How to eat more sustainably

5 Easy Ways To Get More Organic Into Your Life

We all know that eating less meat is good for our health and good for the planet. Last year, the largest scientific analysis to date found that avoiding meat and dairy is the biggest single way you can reduce your negative impact on the environment. Perhaps you’ve decided to swap some of the meat out of your diet, or gone vegetarian or vegan, as many people have, in an effort to eat in a way that’s more sustainable. It’s commendable, but unfortunately, the truth isn’t always as black and white as it seems to be.

The idea that a certain way of eating could be more sustainable and eco-friendly is certainly appealing, especially in the wake of the reports and news coverage about the catastrophic destruction we are doing to the planet. Veganism is often touted as the most effective answer for reducing CO2 emissions, however, it seems this brings a host of other problems in itself.

The fact is, just because something is vegan doesn’t mean there’s not a big impact on the environment. Take almond milk, for example. A fridge staple for many vegans, it can be used as a dairy milk substitute in everything from porridge to tea, and the growing shelf space given to it in supermarkets is testament to its popularity. But what people don’t realise is the damage being done by plantations in California, where more than 80 percent of the world’s almonds come from. It takes nearly 7000 litres of water to produce one litre of almond milk, and California has been in severe drought for the best part of the last decade.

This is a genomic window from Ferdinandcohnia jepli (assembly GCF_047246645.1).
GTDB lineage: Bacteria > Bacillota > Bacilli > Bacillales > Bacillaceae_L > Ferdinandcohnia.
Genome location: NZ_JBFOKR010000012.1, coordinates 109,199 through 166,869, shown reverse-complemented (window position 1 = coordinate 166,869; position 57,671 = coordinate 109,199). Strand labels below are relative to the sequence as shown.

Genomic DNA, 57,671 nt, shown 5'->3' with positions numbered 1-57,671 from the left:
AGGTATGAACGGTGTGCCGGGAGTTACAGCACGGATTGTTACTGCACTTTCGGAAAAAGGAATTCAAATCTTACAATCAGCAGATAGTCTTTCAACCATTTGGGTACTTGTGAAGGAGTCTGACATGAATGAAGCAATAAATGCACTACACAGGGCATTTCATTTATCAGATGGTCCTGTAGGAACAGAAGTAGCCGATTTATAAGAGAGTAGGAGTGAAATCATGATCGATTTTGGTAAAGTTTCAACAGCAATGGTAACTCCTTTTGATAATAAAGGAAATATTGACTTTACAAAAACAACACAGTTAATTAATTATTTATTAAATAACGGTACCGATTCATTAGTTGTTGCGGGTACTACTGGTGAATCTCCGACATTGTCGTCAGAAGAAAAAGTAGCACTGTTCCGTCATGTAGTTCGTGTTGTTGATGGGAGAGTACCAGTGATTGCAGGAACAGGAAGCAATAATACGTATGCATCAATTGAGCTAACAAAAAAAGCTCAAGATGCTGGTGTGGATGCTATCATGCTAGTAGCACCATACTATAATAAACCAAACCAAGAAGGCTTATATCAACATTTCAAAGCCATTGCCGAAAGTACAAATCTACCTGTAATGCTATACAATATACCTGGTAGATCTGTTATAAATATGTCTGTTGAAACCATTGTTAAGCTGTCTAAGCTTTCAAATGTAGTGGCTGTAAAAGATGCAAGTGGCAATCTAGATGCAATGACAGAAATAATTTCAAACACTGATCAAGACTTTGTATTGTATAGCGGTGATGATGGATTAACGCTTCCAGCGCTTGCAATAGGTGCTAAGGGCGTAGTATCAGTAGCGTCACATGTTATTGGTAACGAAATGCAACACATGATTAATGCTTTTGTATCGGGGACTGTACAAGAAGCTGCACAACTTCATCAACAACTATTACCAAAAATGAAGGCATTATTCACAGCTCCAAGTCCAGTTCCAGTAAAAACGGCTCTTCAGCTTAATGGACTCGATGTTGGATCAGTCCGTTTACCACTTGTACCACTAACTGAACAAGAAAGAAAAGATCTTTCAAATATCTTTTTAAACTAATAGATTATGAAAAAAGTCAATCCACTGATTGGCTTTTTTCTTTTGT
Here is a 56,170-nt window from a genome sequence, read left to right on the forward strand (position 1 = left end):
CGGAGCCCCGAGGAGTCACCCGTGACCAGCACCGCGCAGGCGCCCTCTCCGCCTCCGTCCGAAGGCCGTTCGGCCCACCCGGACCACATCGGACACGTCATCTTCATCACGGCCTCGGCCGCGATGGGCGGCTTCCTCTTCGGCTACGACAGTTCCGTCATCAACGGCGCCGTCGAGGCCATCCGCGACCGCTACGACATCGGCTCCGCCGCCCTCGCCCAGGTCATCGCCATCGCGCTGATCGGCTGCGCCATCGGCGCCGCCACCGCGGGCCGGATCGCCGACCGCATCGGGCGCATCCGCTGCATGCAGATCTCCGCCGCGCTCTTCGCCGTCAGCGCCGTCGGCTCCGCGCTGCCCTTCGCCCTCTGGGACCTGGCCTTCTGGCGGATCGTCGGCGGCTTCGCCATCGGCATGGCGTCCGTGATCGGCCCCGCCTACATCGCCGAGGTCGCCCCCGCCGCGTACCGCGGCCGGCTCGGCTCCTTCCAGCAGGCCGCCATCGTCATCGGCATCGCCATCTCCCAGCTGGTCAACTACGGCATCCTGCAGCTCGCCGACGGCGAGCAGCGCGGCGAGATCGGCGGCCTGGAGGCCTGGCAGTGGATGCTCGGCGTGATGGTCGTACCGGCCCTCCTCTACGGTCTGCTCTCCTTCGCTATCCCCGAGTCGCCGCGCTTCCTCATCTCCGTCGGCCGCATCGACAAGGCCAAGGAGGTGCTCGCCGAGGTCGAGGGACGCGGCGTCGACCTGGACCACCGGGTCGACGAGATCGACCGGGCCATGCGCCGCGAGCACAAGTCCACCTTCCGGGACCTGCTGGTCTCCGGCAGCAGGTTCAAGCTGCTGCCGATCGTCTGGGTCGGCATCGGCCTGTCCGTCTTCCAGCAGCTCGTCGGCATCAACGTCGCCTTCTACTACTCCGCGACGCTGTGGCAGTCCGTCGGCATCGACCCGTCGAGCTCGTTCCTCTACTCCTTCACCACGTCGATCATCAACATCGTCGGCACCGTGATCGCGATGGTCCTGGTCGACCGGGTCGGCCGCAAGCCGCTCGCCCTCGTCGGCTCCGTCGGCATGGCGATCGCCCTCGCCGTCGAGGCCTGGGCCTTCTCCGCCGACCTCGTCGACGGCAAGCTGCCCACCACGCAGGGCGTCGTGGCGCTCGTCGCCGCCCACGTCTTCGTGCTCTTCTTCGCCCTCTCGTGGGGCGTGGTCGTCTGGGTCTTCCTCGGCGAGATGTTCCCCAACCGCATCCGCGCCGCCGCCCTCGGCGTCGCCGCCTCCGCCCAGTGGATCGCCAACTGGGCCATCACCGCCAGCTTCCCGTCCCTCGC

THE TROUBLE WITH TOFU

Some tofu, a popular plant-based protein, is also far from innocent. Soy farming in Brazil is causing mass deforestation and destroying the country’s grasslands. Most of this farming is to produce feed for cattle, but still, it’s better to choose European tofu, which has a much smaller carbon footprint – some soy products from South America can have twice the carbon footprint of a chicken.

Avocados, whose rise to fame is credited to their Instagram-friendly appearance, have been in such demand that Kenya earlier this year banned their exportation and Mexico, which supplies almost half of the planet’s avocados, last year was considering importing a supply to feed its own citizens, creating a crazy carbon loop! The country makes so much from exporting the fruit that illegal deforestation to make way for avocado plantations is now commonplace.

The danger in simply saying certain ways of eating are better for the planet can lead to a very false sense of a box being ticked, a much more valuable approach is to think about everything more holistically.

There is no blanket rule for sustainable food. Common sense says that a free-range, slow-grown chicken from the farm down the road would have less of a carbon footprint than fruit or vegetables flown half way across the world.

It’s true that vegan foods that contain ingredients such as palm oil, which is devastating to forests, local communities and animals, are wreaking more havoc on the planet than locally-sourced eggs, for example.